FIG. 5A shows staining for collagens III and I, 14 days after carotid artery injury and perivascular application of CTGF (at 80 ng in 200 microliters of pluronic gel) to the injured vessel. FIG. 5B depicts CTGF-mediated differential production of collagens III and I when CTGF was applied around a balloon-injured vessel. The amount of collagen III increased significantly more as compared to collagen I.
Insulin can replace IGF-2 as an Inducer of Collagen Production by Rat Aortic Fibroblasts
 Insulin and IGF-2 are structurally similar. Advantageously, insulin is already approved for medical use by the FDA. To determine whether insulin induce collagen III production in rat aortic fibroblasts, the inventors repeated the experiments described in Example 4 using insulin (1 ug) and CTGF to treat fibroblasts instead of IGF-2 and CTGF. Like IGF-2, insulin in combination with CTGF synergistically increased collagen III production from rat aortic fibroblasts relative to collagen I (FIG. 6).
Insulin decreases Smad3-stimulate SMC proliferation
 To determine whether insulin is sufficient for decreasing TGF-beta and Smad3-stimulated SMC proliferation, an MTT proliferation assay was carried out. Insulin abolished the TGF-beta-stimulated proliferation of Smad3-expressing SMCs (FIG. 7).
CTGF and Insulin Can Decrease Neo-Intimal Cell Growth and Increase Lumen Size in Rat Carotid Arteries
 To determine whether a combination of CTGF and insulin can be more effective in producing luminal expansion in vivo, male rats were subjected to left carotid artery balloon angioplasty. Immediately following catheter removal, a combination of CTGF and insulin (or insulin alone) suspended in a pluronic gel was applied to the outside of the arterial wall at the site of injury. The rats were sacrificed after 14 days of treatment and carotid artery sections were analyzed for the external elastic lamina (EEL) area, Luminal area (Lumen), Intimal area (intima) and intima vs media ratio (FIG. 8). While treated rat vessels all showed decreased neo-intimal growth and enlarged lumen relative to non-treated vessels, the vessels treated with CTGF+insulin showed increased EEL area as well, producing a greater increase in lumen size (120.16%) compared to the increase of lumen size in the vessels treated with insulin alone (29.24%).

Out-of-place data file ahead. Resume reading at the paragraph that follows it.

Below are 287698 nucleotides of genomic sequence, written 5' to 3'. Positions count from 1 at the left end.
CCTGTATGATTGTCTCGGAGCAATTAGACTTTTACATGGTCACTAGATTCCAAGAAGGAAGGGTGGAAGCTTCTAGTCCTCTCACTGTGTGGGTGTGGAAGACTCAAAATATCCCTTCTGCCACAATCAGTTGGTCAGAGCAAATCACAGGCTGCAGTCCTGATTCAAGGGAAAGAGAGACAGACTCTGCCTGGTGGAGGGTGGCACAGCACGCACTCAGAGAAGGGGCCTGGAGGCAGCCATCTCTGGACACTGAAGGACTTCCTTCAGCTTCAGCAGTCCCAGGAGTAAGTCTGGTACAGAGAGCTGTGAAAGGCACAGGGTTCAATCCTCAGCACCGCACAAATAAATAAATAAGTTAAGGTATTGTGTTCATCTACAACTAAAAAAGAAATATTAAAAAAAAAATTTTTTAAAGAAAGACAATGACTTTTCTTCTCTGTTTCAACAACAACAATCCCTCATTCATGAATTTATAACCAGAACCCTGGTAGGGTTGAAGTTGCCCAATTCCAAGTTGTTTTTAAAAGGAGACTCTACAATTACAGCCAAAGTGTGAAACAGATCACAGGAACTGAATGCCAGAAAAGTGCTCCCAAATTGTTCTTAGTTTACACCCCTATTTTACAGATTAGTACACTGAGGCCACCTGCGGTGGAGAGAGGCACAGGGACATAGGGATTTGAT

The invention has been described in connection with what are presently considered to be the most practical and preferred embodiments. However, the present invention has been presented by way of illustration and is not intended to be limited to the disclosed embodiments. Accordingly, those skilled in the art will realize that the invention is intended to encompass all modifications and alternative arrangements within the spirit and scope of the invention as set forth in the appended claims.
Patent applications by K. Craig Kent, Fitchburg, WI US
Patent applications by Wisconsin Alumni Research Foundation